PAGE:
Animal models and peripheral nociception tests for the study of neuropathic pain

H. Ueda, M. Inoue

Research output: Contribution to journalArticlepeer-review


Neuropathic pain associated with abnormal tactile and thermal responses that are extraterritorial to the injured nerve is known to be difficult to diagnose and treat because of clinical observation of limited responsiveness to opioids and non-steroidal anti-inflammatory drugs. To reproduce the different pathological changes observed in neuropathic pain patients, several laboratory animal models have been proposed. Recent studies using such models suggest the involvement of neuronal plasticity in pain pathways through nociceptive neurons. Our new experimental model using specific pain-producing molecules that clearly distinguish three different nociceptive fibers from each other reproduces neuropathic pain-like hyperalgesia and less sensitivity to morphine. After nerve injury, the nociceptive responses through type I neurons, which are polymodal C-fibers and drive NK1-receptor mechanisms in spinal pain transmission, were completely lost, but without changes in type II ones, which are polymodal C-fibers and drive NMDA receptormechanisms, while type III ones, which are capsaicin-insensitive (possibly A-fibers) and drive NMDA-receptor mechanisms, were markedly enhanced. Such pain transmission switch mechanisms are clearly consistent with clinical effectiveness including less sensitivity to morphine and more sensitivity to NMDA-antagonists. This article also presents currently used methods for experimental neuropathic pain models.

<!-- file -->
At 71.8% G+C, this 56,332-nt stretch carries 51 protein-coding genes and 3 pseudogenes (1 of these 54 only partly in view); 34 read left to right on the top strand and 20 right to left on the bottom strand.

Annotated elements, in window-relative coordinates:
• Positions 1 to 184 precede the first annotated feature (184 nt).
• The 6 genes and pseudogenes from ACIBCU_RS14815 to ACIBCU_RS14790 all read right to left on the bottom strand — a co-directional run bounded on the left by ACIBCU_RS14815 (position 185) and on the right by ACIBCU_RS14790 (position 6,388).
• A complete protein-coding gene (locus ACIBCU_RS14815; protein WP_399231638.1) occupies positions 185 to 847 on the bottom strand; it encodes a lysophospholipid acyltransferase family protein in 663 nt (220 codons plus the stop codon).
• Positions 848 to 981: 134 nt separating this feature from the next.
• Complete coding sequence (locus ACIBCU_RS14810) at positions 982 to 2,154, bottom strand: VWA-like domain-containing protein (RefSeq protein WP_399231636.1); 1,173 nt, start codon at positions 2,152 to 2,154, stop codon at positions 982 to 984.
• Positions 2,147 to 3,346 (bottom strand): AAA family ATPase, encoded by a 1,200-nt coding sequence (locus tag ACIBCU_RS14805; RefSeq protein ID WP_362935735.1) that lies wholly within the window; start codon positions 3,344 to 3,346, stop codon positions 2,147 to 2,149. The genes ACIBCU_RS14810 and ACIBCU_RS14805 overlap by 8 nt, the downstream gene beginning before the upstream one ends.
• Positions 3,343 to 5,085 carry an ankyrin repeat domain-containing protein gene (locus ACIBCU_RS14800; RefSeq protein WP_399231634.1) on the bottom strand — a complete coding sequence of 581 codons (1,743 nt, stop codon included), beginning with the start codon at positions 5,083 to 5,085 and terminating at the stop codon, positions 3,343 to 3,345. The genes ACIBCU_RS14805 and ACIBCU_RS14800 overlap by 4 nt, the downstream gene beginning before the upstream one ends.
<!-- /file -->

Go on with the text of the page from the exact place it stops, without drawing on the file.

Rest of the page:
Original languageEnglish (US)
Pages (from-to)89-95
Number of pages7
JournalFolia Pharmacologica Japonica
Issue number2
StatePublished - 2001
Externally publishedYes


  • NMDA receptor
  • Neuronal plasticity
  • Neuropathic pain
  • Peripheral nociception test

ASJC Scopus subject areas

  • Pharmacology


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